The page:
The Atlanta Fed's SouthPoint offers commentary and observations on various aspects of the region's economy.
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Beige Book: Warming Economy Accompanies Spring’s Thaw
Eight times a year, each of the 12 Reserve Banks gathers anecdotal information on current economic conditions in its district through reports from Bank and branch directors and interviews with key business contacts, economists, market experts, and other sources. Their findings are reported in the Summary of Economic Conditions, also known as the Beige Book. The report is published on the Federal Reserve Board of Governors' website about two weeks prior to each Federal Open Market Committee meeting.
The first sentences of the national summary and each Bank's report often receive much attention because the lead sentence tends to summarize economic conditions in that region.
Here is a compilation of the first sentence of the national summary and each Reserve Bank’s report:
- National: Reports from the twelve Federal Reserve Districts suggest economic activity increased in most regions of the country since the previous report. (A previous SouthPoint post also mentioned the weather’s effect on overall economic conditions.)
- Boston: The First District economy continues to expand moderately, according to business contacts, although growth rates vary across sectors and firms.
- New York: Economic activity in the Second District rebounded since the last report, as the harsh winter weather abated.
- Philadelphia: Aggregate business activity in the Third District grew at a moderate pace during this current Beige Book period.
- Cleveland: On balance, economic activity in the Fourth District declined slightly in the past six weeks.
- Richmond: The Fifth District economy expanded moderately since our last report.
- Atlanta: On balance, the Sixth District economy expanded at a modest pace from mid-February through March.
- Chicago: Growth in economic activity in the Seventh District picked up in March, and contacts generally maintained their optimistic outlook for 2014.
- St. Louis: Business activity in the Eighth District has declined slightly since our previous report.
- Minneapolis: The Ninth District economy continued to grow at a moderate pace since the last report.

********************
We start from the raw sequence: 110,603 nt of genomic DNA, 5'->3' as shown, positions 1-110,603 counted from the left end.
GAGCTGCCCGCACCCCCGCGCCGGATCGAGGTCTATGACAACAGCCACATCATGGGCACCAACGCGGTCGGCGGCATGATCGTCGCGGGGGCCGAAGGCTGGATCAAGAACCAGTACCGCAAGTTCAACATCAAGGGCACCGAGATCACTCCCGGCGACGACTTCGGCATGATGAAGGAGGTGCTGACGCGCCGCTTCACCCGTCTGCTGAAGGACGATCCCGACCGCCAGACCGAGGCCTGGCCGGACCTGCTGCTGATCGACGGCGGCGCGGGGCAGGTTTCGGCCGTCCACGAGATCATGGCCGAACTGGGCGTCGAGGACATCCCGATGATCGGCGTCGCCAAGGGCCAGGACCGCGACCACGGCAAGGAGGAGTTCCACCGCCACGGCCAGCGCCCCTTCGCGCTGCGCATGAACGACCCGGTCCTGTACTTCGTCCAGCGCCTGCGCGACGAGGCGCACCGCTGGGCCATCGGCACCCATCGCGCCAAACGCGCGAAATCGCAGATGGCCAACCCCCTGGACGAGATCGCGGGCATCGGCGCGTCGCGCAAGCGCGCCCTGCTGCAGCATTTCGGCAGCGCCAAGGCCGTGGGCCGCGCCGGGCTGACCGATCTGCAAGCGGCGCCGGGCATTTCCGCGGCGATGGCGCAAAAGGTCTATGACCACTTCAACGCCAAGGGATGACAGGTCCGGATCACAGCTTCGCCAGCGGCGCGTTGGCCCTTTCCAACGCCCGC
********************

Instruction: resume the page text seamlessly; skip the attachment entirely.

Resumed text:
- Kansas City: The Tenth District economy grew moderately in March, and most contacts were optimistic about future activity.
- Dallas: The Eleventh District economy grew at a moderate pace over the last six weeks.
- San Francisco: Economic activity in the Twelfth District continued to improve moderately during the reporting period of mid-February through early April.
As you can see, almost all districts are experiencing the same level of economic activity.
Here are some notable highlights from the Atlanta Fed's contribution to the Beige Book:
Consumer spending and tourism
- District merchants reported an uptick in activity from mid-February through March following sluggish sales in January, which were widely attributed to the severe winter weather. Light motor vehicle sales grew modestly during the time period.
- Hospitality contacts in areas negatively affected by the adverse winter weather saw improvements in activity.
Real estate and construction
- Brokers reported home sales were mixed. Inventory levels continued to fall on a year-over-year basis, and the majority of contacts reported that home prices remained ahead of the year-earlier level.
- The majority of builders reported that construction activity and new home sales were ahead of the year-earlier level. The majority of contacts continued to report modest home price appreciation.
- District brokers noted that demand for commercial real estate continued to improve. Construction activity continued to increase at a modest pace from last year.
- Manufacturers reported increased activity across the region from mid-February through March. Significant improvements were cited in production and new orders.
Banking and finance
- Bankers noted an increase in loan demand.
- District payroll growth remained constrained from mid-February through March.
Prices and wages
- Nonlabor input costs increased very slowly, with a few noted exceptions, including rising costs for developed land, construction materials, and food. Profit margins remained tight across most industries as contacts continued to report very little pricing power.
- Contacts continued to indicate little wage pressure outside of some high-skilled positions.
The next Beige Book will be published June 4.
By Shalini Patel, an economic policy analysis specialist in the Atlanta Fed's research department
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